Macadamia cultivation has grown significantly in South Africa over the past few decades, and this country has become one of the largest producers of macadamia nuts worldwide.

In April 2017, heavy infestations of a previously unobserved scale insect were noticed on macadamia trees in the Barberton Valley in Mpumalanga. Specimens of the pest were diagnosed at the National Collection of Insects, Biosystematics Division, as the macadamia felted coccid, Eriococcus ironsidei Williams (Hemiptera: Eriococcidae). It is not clear how this species was introduced to South Africa, but it may have been accidentally brought in on propagative plant material.

This scale insect species is native to Australia, and occurs only on macadamia trees. Damage caused by this insect to macadamias in Queensland was reported in 1970, and the pest was described as a new species, Eriococcus ironsidei, in 1973.

By 2005, this species had become established in Hawaii, after being accidentally introduced to that island region. Although it has been observed to occur only sporadically in Hawaii, when infestations become high it causes severe damage to macadamia trees and extensive dieback of branches. In Australia, this pest has been found to be capable of causing flower drop and reduced nut set.

Eriococcus ironsidei on macadamia leaf, showing general appearance. Photo: Dr. Colleen Hepburn.

The macadamia felted coccid can be recognised by the felt-like appearance of its protective scale cover. The adult female scale is about 1.5mm long, dirty white or pale yellow in colour, with a raised circular opening at the posterior end. The scale cover of the male is white and is smaller, about 1.0 mm long. The female may be observed by turning its protective scale over with fine forceps; important features are its orange colour and the pair of pointed, conical, elongate lobes at the end of the abdomen.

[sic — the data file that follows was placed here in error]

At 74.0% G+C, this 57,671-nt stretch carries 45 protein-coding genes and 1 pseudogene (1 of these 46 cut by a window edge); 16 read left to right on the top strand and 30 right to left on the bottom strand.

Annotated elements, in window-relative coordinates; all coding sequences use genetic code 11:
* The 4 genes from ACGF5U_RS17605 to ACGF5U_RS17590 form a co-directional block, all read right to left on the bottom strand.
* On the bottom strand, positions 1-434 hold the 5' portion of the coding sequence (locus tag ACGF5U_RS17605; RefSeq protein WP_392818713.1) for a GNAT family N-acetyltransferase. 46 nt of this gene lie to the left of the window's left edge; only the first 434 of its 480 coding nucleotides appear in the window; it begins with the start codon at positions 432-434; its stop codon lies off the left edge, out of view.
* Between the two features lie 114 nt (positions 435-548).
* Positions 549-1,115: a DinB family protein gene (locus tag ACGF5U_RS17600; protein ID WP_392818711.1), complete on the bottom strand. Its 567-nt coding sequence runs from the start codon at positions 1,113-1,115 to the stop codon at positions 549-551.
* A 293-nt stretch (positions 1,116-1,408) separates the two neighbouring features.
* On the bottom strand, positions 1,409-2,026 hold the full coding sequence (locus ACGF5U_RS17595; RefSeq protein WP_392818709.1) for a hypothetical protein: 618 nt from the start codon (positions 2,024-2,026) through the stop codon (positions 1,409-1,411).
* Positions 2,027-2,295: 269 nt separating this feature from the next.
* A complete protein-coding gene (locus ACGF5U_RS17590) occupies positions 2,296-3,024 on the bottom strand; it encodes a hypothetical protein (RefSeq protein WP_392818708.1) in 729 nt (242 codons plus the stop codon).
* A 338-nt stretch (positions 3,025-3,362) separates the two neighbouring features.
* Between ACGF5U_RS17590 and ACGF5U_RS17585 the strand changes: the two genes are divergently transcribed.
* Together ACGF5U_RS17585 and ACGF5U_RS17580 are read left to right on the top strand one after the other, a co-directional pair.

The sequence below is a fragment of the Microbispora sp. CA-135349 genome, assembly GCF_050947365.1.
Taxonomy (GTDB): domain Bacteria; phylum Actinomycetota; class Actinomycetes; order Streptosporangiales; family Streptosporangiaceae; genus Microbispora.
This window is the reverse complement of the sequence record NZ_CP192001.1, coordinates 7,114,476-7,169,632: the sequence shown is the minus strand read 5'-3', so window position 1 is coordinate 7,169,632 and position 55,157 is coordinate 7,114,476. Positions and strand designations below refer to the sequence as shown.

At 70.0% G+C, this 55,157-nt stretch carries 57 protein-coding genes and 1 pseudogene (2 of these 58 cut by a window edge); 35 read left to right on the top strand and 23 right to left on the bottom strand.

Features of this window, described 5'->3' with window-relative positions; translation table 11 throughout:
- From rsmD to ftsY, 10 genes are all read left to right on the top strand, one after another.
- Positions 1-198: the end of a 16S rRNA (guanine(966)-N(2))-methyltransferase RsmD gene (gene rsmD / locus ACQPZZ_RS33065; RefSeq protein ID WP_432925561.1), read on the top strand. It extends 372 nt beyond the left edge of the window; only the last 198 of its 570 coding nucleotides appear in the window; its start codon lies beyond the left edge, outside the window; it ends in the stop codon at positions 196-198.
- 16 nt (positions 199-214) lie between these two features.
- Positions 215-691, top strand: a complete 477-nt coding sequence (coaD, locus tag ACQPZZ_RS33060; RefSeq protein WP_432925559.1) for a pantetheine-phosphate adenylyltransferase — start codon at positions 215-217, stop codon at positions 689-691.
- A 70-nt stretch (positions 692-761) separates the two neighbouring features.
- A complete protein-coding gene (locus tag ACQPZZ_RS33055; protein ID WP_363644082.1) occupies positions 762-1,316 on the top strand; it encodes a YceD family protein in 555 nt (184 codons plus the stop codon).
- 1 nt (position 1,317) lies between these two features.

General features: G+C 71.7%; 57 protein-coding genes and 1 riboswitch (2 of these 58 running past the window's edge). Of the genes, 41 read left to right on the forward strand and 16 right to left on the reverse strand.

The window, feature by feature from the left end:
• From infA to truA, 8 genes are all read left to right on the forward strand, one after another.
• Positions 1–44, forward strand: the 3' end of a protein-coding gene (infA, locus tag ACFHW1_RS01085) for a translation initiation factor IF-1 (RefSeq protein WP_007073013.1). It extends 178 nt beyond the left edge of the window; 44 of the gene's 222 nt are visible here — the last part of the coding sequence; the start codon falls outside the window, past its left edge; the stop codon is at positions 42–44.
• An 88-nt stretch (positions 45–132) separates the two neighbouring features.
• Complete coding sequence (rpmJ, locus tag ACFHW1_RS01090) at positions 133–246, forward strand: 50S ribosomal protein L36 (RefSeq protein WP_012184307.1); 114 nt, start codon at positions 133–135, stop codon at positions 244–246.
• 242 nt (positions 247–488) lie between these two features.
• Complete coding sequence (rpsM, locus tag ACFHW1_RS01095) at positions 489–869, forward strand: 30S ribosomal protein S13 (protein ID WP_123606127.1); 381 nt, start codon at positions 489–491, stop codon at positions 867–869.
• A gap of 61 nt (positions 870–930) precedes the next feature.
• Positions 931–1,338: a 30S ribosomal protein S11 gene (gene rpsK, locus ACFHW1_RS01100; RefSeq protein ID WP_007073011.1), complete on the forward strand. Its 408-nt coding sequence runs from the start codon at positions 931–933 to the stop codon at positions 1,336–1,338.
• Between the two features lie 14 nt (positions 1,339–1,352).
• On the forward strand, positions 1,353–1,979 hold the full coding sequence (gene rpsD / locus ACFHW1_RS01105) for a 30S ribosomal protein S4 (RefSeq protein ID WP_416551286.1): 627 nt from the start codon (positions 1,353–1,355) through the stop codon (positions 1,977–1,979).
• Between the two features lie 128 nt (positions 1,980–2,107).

The impact of this newly-arrived pest on the local macadamia industry may take some years to assess, if it is indeed a sporadic problem. However, it is definitely an important quarantine organism as it lives attached to its host plant and can easily be transported on exported and imported produce.

Care should be taken to prevent the movement of infested plant material in macadamia producing areas, in order to reduce the risk of spreading the pest amongst orchards. Containing or controlling this scale insect in restricted areas should be aided by the mainly sedentary lifestyle of this species. –ARC-PHP newsletter